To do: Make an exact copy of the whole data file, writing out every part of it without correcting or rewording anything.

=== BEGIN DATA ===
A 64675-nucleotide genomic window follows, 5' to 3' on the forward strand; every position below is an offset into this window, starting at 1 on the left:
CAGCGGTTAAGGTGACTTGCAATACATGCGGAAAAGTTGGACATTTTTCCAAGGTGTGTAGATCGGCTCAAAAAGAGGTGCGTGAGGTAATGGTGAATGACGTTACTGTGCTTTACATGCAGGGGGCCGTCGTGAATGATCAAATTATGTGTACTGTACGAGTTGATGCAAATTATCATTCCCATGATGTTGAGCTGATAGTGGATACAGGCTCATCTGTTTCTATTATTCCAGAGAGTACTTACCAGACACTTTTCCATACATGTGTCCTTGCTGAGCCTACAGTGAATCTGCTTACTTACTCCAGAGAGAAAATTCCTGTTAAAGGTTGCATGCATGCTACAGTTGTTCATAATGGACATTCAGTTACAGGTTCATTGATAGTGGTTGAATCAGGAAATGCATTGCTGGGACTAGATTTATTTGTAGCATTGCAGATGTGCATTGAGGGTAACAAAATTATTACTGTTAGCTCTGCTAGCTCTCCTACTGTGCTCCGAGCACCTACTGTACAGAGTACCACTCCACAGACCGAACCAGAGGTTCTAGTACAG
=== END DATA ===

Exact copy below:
A 64675-nucleotide genomic window follows, 5' to 3' on the forward strand; every position below is an offset into this window, starting at 1 on the left:
CAGCGGTTAAGGTGACTTGCAATACATGCGGAAAAGTTGGACATTTTTCCAAGGTGTGTAGATCGGCTCAAAAAGAGGTGCGTGAGGTAATGGTGAATGACGTTACTGTGCTTTACATGCAGGGGGCCGTCGTGAATGATCAAATTATGTGTACTGTACGAGTTGATGCAAATTATCATTCCCATGATGTTGAGCTGATAGTGGATACAGGCTCATCTGTTTCTATTATTCCAGAGAGTACTTACCAGACACTTTTCCATACATGTGTCCTTGCTGAGCCTACAGTGAATCTGCTTACTTACTCCAGAGAGAAAATTCCTGTTAAAGGTTGCATGCATGCTACAGTTGTTCATAATGGACATTCAGTTACAGGTTCATTGATAGTGGTTGAATCAGGAAATGCATTGCTGGGACTAGATTTATTTGTAGCATTGCAGATGTGCATTGAGGGTAACAAAATTATTACTGTTAGCTCTGCTAGCTCTCCTACTGTGCTCCGAGCACCTACTGTACAGAGTACCACTCCACAGACCGAACCAGAGGTTCTAGTACAG